“Legislation of this magnitude could have only been achieved through the hard work of a coalition of Members. In this case, without Senators Feinstein, Stevens, Snowe, Kerry, Dorgan, Lott, Carper, Boxer, Durbin, Alexander, Corker, and Cantwell, the agreement would not have been reached.
 
“In particular, I wish to congratulate Senator Feinstein on her efforts in developing this bill. Her dedication over the years has led to a public policy that very few thought possible.  I would also like to praise the efforts of my good friend Senator Stevens, who was instrumental in forging the compromise before us. I also would like to thank Chairman Dingell and Senators Levin and Stabenow for their hard work and willingness to achieve an agreement that aggressively improves fuel economy while protecting domestic automobile manufacturing and U.S. workers. The American automaker and autoworker have no better champions.
 
“In addition, the tireless efforts of groups dedicated to conservation and improving national security were vital to enacting this legislation. Of special note is the support of a non-partisan group of business executives and retired senior military leaders concerned about global energy security, known as Securing America’s Future Energy (SAFE). I am grateful for the support and hard work of its leaders Frederick W. Smith and General P.X. Kelley, as well as Robbie Diamond, who served as their liaison. The Union of Concerned Scientists, David Friedman in particular, provided significant technical support and advocacy for the Ten-in-Ten Fuel Economy Act.   
 
“Finally, Mr. President, I would like to express my appreciation to all the hard working members of the staff who worked to make this historical legislation a reality. In particular, I would like to commend David Strickland, Alex Hoehn-Saric, Mia Petrini, and Jared Bomberg of my Commerce Committee staff for a job well done.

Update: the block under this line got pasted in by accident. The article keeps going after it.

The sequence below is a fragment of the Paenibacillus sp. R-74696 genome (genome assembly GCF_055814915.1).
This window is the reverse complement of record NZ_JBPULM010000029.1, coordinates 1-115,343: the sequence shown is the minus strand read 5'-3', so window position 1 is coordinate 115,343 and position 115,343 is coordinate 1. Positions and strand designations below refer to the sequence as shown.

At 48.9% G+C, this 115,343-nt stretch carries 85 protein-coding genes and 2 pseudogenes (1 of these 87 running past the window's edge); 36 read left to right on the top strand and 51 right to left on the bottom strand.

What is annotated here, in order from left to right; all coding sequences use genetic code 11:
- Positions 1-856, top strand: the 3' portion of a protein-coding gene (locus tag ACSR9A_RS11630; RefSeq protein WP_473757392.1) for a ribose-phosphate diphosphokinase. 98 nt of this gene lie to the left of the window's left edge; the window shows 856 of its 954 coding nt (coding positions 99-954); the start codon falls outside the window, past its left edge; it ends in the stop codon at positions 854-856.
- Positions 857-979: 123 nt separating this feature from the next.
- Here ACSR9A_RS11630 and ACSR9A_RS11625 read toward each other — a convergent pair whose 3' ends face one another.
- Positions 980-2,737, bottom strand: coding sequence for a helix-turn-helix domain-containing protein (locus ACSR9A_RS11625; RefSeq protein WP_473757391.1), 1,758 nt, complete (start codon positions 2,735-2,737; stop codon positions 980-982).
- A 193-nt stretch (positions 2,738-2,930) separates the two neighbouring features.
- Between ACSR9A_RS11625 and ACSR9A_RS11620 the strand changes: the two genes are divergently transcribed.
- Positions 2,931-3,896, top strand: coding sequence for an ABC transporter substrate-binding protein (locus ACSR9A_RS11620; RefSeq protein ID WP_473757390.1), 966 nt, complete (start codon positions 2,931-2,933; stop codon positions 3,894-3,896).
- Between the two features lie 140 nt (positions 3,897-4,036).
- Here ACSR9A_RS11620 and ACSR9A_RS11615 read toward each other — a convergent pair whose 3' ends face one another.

“The importance of this legislation cannot be underestimated. During the Arab oil embargo in 1973, Americans suffered the first devastating effects of our addiction to oil. Born out of this embargo, Congress put in place a fuel economy program that nearly doubled the gas mileage of cars from 1975 to 1985.  Passage of this bill will ensure that our nation’s energy priorities start moving in the right direction again. 
 
“Higher fuel economy standards will wean the country of its oil addiction, put billions of dollars of savings back into our domestic economy, and significantly reduce greenhouse gas emissions.
 
“A diverse group of constituencies support the Ten-in-Ten Fuel Economy Act, from environmentalists to automotive workers and automakers. While it sets forth aggressive standards, the Act also recognizes the challenges faced by the auto industry and ensures that those concerns will be addressed.  Providing flexibility to the automotive industry, the sponsors of these fuel economy provisions have worked together in a bipartisan manner to ensure that automakers have the tools they need to meet the requirements enumerated in the Act.  The Ten-in-Ten Fuel Economy Act directs the Secretary of Transportation to create two fuel economy curves, one for passenger cars and one for light trucks. 
This change from the Senate–passed bill provides the certainty that American automakers, auto workers, and car dealers requested, but the Act still requires that the combined car and light truck fleet meet a fuel economy standard of at least 35 miles per gallon by 2020.    
 
“Our actions today will improve national security, create jobs, help consumers, and protect the environment. At times it is the government’s responsibility to balance conflicting interests. Today, I believe we found that balance.”
 
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Sen. Stevens Speaks on Aviation and Surface Transportation Security Legislation

March 1, 2007